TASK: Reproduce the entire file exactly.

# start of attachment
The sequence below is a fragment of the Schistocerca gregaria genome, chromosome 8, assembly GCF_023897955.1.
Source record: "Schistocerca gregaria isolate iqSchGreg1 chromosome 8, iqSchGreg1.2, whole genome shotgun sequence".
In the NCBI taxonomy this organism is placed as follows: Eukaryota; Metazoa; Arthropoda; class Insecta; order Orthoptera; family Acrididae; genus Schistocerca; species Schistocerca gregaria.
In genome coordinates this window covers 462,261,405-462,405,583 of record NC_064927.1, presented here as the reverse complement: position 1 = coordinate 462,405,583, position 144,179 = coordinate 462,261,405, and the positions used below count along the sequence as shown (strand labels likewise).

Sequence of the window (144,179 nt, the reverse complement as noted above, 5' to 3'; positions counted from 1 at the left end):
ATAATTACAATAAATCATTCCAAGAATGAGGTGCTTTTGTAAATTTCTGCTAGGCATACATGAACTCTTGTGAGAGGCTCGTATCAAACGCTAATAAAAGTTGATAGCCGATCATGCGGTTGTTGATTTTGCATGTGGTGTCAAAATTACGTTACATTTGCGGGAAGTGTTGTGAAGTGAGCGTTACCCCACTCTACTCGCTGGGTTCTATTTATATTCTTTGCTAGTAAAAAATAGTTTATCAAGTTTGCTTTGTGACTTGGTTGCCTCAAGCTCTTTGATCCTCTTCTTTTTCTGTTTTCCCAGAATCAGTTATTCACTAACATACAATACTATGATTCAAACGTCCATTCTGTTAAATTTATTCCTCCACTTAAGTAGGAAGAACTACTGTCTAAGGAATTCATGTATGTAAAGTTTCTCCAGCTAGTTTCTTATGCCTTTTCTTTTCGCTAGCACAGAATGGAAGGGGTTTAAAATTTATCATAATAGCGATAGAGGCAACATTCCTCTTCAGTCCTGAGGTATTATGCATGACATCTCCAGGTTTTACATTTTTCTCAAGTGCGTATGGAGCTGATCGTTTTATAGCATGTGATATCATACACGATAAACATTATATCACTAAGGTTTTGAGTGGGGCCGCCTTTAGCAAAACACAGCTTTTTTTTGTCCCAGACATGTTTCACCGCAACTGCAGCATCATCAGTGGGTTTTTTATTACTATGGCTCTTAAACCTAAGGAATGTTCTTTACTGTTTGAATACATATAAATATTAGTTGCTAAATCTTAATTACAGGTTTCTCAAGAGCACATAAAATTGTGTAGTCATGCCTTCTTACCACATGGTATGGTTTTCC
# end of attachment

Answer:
The sequence below is a fragment of the Schistocerca gregaria genome, chromosome 8, assembly GCF_023897955.1.
Source record: "Schistocerca gregaria isolate iqSchGreg1 chromosome 8, iqSchGreg1.2, whole genome shotgun sequence".
In the NCBI taxonomy this organism is placed as follows: Eukaryota; Metazoa; Arthropoda; class Insecta; order Orthoptera; family Acrididae; genus Schistocerca; species Schistocerca gregaria.
In genome coordinates this window covers 462,261,405-462,405,583 of record NC_064927.1, presented here as the reverse complement: position 1 = coordinate 462,405,583, position 144,179 = coordinate 462,261,405, and the positions used below count along the sequence as shown (strand labels likewise).

Sequence of the window (144,179 nt, the reverse complement as noted above, 5' to 3'; positions counted from 1 at the left end):
ATAATTACAATAAATCATTCCAAGAATGAGGTGCTTTTGTAAATTTCTGCTAGGCATACATGAACTCTTGTGAGAGGCTCGTATCAAACGCTAATAAAAGTTGATAGCCGATCATGCGGTTGTTGATTTTGCATGTGGTGTCAAAATTACGTTACATTTGCGGGAAGTGTTGTGAAGTGAGCGTTACCCCACTCTACTCGCTGGGTTCTATTTATATTCTTTGCTAGTAAAAAATAGTTTATCAAGTTTGCTTTGTGACTTGGTTGCCTCAAGCTCTTTGATCCTCTTCTTTTTCTGTTTTCCCAGAATCAGTTATTCACTAACATACAATACTATGATTCAAACGTCCATTCTGTTAAATTTATTCCTCCACTTAAGTAGGAAGAACTACTGTCTAAGGAATTCATGTATGTAAAGTTTCTCCAGCTAGTTTCTTATGCCTTTTCTTTTCGCTAGCACAGAATGGAAGGGGTTTAAAATTTATCATAATAGCGATAGAGGCAACATTCCTCTTCAGTCCTGAGGTATTATGCATGACATCTCCAGGTTTTACATTTTTCTCAAGTGCGTATGGAGCTGATCGTTTTATAGCATGTGATATCATACACGATAAACATTATATCACTAAGGTTTTGAGTGGGGCCGCCTTTAGCAAAACACAGCTTTTTTTTGTCCCAGACATGTTTCACCGCAACTGCAGCATCATCAGTGGGTTTTTTATTACTATGGCTCTTAAACCTAAGGAATGTTCTTTACTGTTTGAATACATATAAATATTAGTTGCTAAATCTTAATTACAGGTTTCTCAAGAGCACATAAAATTGTGTAGTCATGCCTTCTTACCACATGGTATGGTTTTCC